Several people have recommended to me Richard Nisbitt’s The Geography of Thought: How Asians and Westerners Think Differently…and Why. The title is already cringe-inducing. “Asia” is the same as the “Orient,” and as Edward Said demonstrated in his seminal Orientalism, the Orient is a fiction invented by racists and imperialists, particularly in the 19th century. There really is nothing interesting that people from Afghanistan to Polynesia have in common. The region spans several major religions, some monotheistic, some polytheistic and some non-theistic. There is more than one major language family in Asia/the Orient. There is no common government, or type of government. There is merely the illusion that “those people” have something in common. In the book, Nisbett specifies that he has in mind primarily East Asia, but that doesn’t help, because the more than one billion people in those four or five countries (depending upon how you count them) have nothing interesting in common either.
Nisbett’s book is completely vitiated by two major methodological flaws: (1) he generalizes from small samples to very different populations, and (2) he uses experimental results that test for very different things as evidence for unrelated conclusions. (1) Nisbitt states explicitly that he wants to generalize over distinctions between the inhabitants of the West (which he states includes “Europeans, Americans, and citizens of the British Commonwealth” [Geography of Thought, p. xvi]) and of Asia (by which he really means East Asia). However, his experimental populations are in each case very narrow. Sometimes college students in the US vs. college students in the PRC, sometimes “Americans” vs. “Japanese.” Anyone with passing familiarity with Chinese and Japanese culture knows how very different they are. (No Chinese or Japanese would think they were the same.) Europe is also very different from North America, which is reflected in the fact that Nisbitt’s generalizations don’t even hold for Europe (by his own admission [Geography of Thought, p. 84]). In short, you can’t infer from a difference between college students in Ann Arbor and Beijing what the average person in Seoul or Tokyo thinks. (2) One conclusion that Nisbit tries to establish is that “Westerners” see a world composed of independent “objects,” whereas “Asians” see a world composed of continuous “substances.” What is his evidence for this? Show subjects a pyramid made of cork, tell them, “This is a ‘dax,’” and then ask them to pick out a “dax” from a collection of other things. The American usually pick a pyramid, while the Japanese usually pick something else made of cork (Geography of Thought, p. 81). Intriguing, but this does not reveal any difference in assumptions about individualism and holism. Both the Americans and the Japanese are abstracting from the particular “object” (this cork pyramid) and identifying a general category that it belongs to (being pyramid shaped or being made of cork). Aristotle would describe these as the material cause and the formal cause of the item in question. In neither case does the process of going from the particular to the category show that one group is less committed to “objects.”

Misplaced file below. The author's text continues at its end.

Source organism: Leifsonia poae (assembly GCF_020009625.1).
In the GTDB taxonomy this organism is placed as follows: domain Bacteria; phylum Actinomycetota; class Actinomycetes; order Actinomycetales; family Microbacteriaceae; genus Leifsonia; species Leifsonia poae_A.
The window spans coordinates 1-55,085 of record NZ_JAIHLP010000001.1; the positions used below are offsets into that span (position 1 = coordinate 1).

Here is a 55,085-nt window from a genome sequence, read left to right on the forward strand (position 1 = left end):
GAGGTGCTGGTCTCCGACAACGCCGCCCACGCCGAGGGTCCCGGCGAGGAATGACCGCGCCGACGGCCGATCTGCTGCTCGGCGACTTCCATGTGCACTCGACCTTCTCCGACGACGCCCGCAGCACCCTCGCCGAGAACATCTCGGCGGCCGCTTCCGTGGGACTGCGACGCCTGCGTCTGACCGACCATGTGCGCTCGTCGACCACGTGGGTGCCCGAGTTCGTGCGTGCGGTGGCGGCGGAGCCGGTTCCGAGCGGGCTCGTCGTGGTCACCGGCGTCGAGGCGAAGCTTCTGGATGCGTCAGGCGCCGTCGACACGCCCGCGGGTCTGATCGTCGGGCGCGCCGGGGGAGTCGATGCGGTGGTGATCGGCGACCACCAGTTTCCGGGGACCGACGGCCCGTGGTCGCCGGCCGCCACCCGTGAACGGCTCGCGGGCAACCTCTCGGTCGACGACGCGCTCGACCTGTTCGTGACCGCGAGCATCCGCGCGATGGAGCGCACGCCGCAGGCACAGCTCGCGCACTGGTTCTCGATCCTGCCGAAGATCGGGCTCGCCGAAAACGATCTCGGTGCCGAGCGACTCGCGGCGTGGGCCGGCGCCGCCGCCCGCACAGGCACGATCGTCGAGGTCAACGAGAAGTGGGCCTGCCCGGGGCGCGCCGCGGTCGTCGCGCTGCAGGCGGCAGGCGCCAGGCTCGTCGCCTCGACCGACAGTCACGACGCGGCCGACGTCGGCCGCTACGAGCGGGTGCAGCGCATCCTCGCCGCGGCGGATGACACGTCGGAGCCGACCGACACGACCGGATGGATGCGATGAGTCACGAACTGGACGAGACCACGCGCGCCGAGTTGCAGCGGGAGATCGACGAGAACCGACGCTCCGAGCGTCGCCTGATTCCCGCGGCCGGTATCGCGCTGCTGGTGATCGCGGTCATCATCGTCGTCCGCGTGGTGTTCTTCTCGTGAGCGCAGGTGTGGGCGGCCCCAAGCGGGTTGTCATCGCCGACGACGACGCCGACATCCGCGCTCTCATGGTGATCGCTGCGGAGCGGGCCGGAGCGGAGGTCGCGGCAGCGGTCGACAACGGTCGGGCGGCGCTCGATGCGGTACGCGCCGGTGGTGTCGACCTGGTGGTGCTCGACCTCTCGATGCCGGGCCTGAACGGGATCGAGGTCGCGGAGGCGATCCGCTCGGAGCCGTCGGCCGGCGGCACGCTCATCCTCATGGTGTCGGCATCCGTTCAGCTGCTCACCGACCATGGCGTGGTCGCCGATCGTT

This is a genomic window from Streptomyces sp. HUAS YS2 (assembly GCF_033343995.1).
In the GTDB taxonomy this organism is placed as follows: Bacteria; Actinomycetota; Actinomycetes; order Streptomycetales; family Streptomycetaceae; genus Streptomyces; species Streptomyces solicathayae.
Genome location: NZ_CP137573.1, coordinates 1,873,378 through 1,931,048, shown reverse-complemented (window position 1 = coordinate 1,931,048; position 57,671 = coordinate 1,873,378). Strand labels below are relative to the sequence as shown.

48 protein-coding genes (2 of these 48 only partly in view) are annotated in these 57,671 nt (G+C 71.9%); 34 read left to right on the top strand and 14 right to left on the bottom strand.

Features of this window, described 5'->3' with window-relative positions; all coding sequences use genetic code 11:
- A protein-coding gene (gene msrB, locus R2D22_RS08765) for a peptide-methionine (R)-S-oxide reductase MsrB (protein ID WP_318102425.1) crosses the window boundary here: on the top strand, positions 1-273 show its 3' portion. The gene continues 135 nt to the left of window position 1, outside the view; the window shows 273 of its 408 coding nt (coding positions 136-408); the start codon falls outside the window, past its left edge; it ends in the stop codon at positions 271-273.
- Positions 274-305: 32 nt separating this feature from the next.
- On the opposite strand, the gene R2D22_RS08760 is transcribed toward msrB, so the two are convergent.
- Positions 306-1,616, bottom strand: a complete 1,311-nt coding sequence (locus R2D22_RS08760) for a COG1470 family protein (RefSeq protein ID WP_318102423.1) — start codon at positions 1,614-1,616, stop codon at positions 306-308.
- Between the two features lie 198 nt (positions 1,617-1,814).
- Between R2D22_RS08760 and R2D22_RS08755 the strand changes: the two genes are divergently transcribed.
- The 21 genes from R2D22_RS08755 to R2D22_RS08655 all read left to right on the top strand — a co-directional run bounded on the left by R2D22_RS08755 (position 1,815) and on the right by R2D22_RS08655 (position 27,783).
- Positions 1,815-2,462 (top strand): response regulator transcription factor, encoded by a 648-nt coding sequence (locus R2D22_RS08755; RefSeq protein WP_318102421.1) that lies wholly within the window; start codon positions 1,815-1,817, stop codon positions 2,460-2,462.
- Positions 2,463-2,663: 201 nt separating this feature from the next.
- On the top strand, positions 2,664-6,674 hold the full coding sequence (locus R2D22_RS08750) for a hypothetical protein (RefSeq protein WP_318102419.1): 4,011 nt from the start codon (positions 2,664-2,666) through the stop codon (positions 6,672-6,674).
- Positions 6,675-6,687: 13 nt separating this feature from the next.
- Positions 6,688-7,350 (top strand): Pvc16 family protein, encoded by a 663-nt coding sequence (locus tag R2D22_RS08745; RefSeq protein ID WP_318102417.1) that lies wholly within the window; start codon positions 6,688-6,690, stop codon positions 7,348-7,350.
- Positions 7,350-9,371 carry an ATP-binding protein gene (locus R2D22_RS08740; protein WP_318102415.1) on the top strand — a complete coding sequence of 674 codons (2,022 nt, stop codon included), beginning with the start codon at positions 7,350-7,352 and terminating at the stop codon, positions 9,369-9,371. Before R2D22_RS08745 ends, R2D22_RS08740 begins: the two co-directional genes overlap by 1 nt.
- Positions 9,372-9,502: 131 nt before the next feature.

Likewise, it is intriguing that Japanese are more likely to notice background differences between two pictures while Americans are more likely to notice foreground differences (Geography of Thought, p. 95). But how on earth does this show that the Japanese are more holistic? Noticing individual objects in the background of a picture is different from noticing individual objects in the foreground, but in each case a person is identifying individual objects.
I could go on indefinitely. Nisbett’s work consists of page after page of wild generalizations, imprecise characterizations, and non sequiturs.